But why should I quote him when I can send you his letter? In it you will find something about yourself that will be of interest to you as well. He, the poor chap, still thinks of the Tarnovsky girl. You see her frequently. Tell me, is she happy with her Aesculapius? If she is, do not tell her anything about our friend. Do not upset her unruffled family peace by barren recollections. But if she is not happy, tell her that our friend Sternberg, the noblest of creatures in this world, loves her to this day just as sincerely and tenderly as he used to. That will sweeten the sadness in her heart. However much a person would be suffering, whatever trials he has to bear, he forgets the grief that oppresses him for a short while at least, at least for an hour or a minute, when he hears a single friendly, heartfelt word, a word of sincere empathy from a distant devoted friend. He is supremely happy, and a minute of perfect happiness, it is believed, makes up for endless years of the hardest trials!
Reading these lines will make you smile, my adored friend, and who knows, you might think whether I am not bearing some trials, since I discourse on them so volubly. I swear to you that I do not undergo any trials whatsoever; it is just that I am somewhat sad. I am completely happy, what with such friends as you and the unforgettable Vilya. Few people have been blessed with such a sweet fate as mine. Had it not been for you, the blind goddess would have flown past me, but you made her stop over the poor neglected slut that I was. Oh, dear God, dear God! I am so happy, so boundlessly happy it seems I will suffocate from this abundance of happiness, suffocate and die.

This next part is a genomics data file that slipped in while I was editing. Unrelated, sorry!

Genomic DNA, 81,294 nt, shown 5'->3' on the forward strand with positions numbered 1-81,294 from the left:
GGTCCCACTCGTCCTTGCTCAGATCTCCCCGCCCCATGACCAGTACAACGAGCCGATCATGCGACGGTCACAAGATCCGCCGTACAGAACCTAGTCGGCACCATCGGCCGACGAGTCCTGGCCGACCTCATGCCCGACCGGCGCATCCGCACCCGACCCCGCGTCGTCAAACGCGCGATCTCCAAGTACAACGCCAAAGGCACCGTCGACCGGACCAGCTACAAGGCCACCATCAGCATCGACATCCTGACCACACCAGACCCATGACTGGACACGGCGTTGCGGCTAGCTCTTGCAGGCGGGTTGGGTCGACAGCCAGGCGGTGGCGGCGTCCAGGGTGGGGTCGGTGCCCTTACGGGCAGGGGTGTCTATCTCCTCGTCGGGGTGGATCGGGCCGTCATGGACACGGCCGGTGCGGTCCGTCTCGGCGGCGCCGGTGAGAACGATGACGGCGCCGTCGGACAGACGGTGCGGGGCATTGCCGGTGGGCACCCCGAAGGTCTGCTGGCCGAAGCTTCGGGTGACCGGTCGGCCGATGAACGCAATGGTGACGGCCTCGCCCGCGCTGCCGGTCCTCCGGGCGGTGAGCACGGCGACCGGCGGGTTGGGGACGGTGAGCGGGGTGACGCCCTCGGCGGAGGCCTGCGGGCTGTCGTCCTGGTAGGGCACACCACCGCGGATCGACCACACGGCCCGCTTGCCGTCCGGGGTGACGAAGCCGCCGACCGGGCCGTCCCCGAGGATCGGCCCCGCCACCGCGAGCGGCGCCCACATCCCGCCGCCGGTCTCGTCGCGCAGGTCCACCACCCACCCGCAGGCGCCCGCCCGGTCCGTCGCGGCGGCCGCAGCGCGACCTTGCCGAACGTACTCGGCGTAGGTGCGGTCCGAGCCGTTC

I have to experience some grief, a little bit at least by all means. Just judge for yourself: whatever idea I conceive, whatever I wish, I succeed in everything. Everyone likes me, everyone cares for me, beginning with our great maestro. And his love, it seems, is enough for supreme happiness. He frequently visits me at my quarters, and sometimes even has dinner with me. Now tell me could I have dreamed of such happiness when I first saw him in these very same quarters? Many, many nobles from among the czar’s courtiers have not been granted such great happiness as I, an unknown pauper. Is there such a person in the world who would not envy me at the present time? Last week he came to me in class, glanced at my study, dropped some hasty remarks, and called me out into the corridor for a couple of words. I was expecting to hear God knows what secret from him. And what do you think he said? He proposed I go with him to the Uvarovs’ summer house for dinner. I did not want to miss classes and was about to excuse myself, but he countered my arguments by saying that they were school-boyish and occasioned by inappropriate diligence, since one missed class meant nothing. “And the main thing,” he added, “on the way I will read you such a lecture, which you will never hear from a professor of aesthetics.” What could I say against that? I put the palette and brushes away, changed, and went with him. On the way, however, there was not so much as a mention of aesthetics. During dinner we had a merry conversation as usual, and it was only after the meal that the lecture began. Here is how it proceeded.